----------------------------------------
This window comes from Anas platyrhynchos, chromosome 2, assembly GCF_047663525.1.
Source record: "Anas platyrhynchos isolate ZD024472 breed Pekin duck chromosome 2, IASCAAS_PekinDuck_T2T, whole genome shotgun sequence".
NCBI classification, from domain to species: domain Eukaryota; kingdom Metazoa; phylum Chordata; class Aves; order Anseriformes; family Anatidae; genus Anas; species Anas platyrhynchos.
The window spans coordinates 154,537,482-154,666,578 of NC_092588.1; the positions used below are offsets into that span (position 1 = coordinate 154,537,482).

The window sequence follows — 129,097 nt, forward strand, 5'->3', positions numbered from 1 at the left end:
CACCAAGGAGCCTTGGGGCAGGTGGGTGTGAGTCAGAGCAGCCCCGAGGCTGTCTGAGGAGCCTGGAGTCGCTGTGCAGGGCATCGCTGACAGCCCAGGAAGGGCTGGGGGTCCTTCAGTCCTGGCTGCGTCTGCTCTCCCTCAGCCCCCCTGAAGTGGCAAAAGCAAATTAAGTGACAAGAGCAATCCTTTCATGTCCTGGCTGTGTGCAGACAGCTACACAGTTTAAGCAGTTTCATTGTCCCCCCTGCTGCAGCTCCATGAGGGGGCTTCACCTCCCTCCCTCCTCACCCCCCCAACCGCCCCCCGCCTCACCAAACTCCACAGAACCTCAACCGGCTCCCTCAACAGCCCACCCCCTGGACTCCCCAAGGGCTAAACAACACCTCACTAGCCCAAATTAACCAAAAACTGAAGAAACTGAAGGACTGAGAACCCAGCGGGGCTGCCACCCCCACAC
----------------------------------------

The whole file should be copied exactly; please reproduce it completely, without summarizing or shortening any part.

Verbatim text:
This window comes from Anas platyrhynchos, chromosome 2, assembly GCF_047663525.1.
Source record: "Anas platyrhynchos isolate ZD024472 breed Pekin duck chromosome 2, IASCAAS_PekinDuck_T2T, whole genome shotgun sequence".
NCBI classification, from domain to species: domain Eukaryota; kingdom Metazoa; phylum Chordata; class Aves; order Anseriformes; family Anatidae; genus Anas; species Anas platyrhynchos.
The window spans coordinates 154,537,482-154,666,578 of NC_092588.1; the positions used below are offsets into that span (position 1 = coordinate 154,537,482).

The window sequence follows — 129,097 nt, forward strand, 5'->3', positions numbered from 1 at the left end:
CACCAAGGAGCCTTGGGGCAGGTGGGTGTGAGTCAGAGCAGCCCCGAGGCTGTCTGAGGAGCCTGGAGTCGCTGTGCAGGGCATCGCTGACAGCCCAGGAAGGGCTGGGGGTCCTTCAGTCCTGGCTGCGTCTGCTCTCCCTCAGCCCCCCTGAAGTGGCAAAAGCAAATTAAGTGACAAGAGCAATCCTTTCATGTCCTGGCTGTGTGCAGACAGCTACACAGTTTAAGCAGTTTCATTGTCCCCCCTGCTGCAGCTCCATGAGGGGGCTTCACCTCCCTCCCTCCTCACCCCCCCAACCGCCCCCCGCCTCACCAAACTCCACAGAACCTCAACCGGCTCCCTCAACAGCCCACCCCCTGGACTCCCCAAGGGCTAAACAACACCTCACTAGCCCAAATTAACCAAAAACTGAAGAAACTGAAGGACTGAGAACCCAGCGGGGCTGCCACCCCCACAC